‘I don’t want to take antidepressants while breastfeeding’

Nothing in life is black or white, and parenting always brings dilemmas. Even if the choice seems so clear at times.

Céline (32) is together with Roel (34) and mother of Keet (6 months).

“I have been taking antidepressants for a large part of my life. I benefit a lot from that, but when I wanted to get pregnant, I decided to stop taking it temporarily. I was afraid that I would soon have a baby with withdrawal symptoms. Now that my daughter is six months old and my mind is slowly turning dark again, I should actually start taking my medication again. But I don’t want to stop breastfeeding just yet.

Tapering down

I had a hard time coming off my antidepressants. Already at the first dose reduction I felt more depressed. It turned out to be a matter of persevering, because once that tapering had happened and I became pregnant in no time, my gloomy feelings disappeared like snow in the sun. The pregnancy hormones did me good, I would never have felt this good without antidepressants.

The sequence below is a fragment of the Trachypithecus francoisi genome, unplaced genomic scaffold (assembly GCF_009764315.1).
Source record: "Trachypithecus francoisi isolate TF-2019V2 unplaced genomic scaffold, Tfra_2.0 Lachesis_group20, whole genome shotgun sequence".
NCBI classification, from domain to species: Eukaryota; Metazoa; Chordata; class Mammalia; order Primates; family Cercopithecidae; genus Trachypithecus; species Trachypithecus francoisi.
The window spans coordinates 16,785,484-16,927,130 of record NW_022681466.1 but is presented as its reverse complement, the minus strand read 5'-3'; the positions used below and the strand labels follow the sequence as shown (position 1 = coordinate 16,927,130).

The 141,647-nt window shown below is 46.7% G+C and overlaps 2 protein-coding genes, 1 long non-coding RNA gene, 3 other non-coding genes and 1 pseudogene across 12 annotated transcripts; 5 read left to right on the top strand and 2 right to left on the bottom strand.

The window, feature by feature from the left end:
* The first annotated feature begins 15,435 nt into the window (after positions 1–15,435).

The GP warned that this could change once I had given birth. No problem, she said, because then I could just start again if I wanted, antidepressants like mine can’t hurt during breastfeeding.

Read also – Patricia thought breastfeeding was ‘hell’: ‘And yet I felt the pressure to try’ >


Keet drinks at least five more full feedings and does not indicate that she will be done with that any time soon. I don’t like to ‘contaminate’ my milk with medicines, even though the doctors don’t think this is the case. My boyfriend thinks that is very stupid, who watches with sorrow how I get through the days more and more difficult and wonders why we don’t ‘just’ switch to formula. But I prefer to feed Keet myself for a year and then start my medication again.

“I prefer to feed Keet myself for a year and then restart my medication”

At the same time, my child is of no use to a mother who feels gloomy for another six months, I know that. So I have decided on a middle ground: I will continue for another three months, until my daughter is nine months old. Then I can always start with a low dose of medication, or stop breastfeeding. A good mother is a happy mother, but my child’s health is worth even more to me.”

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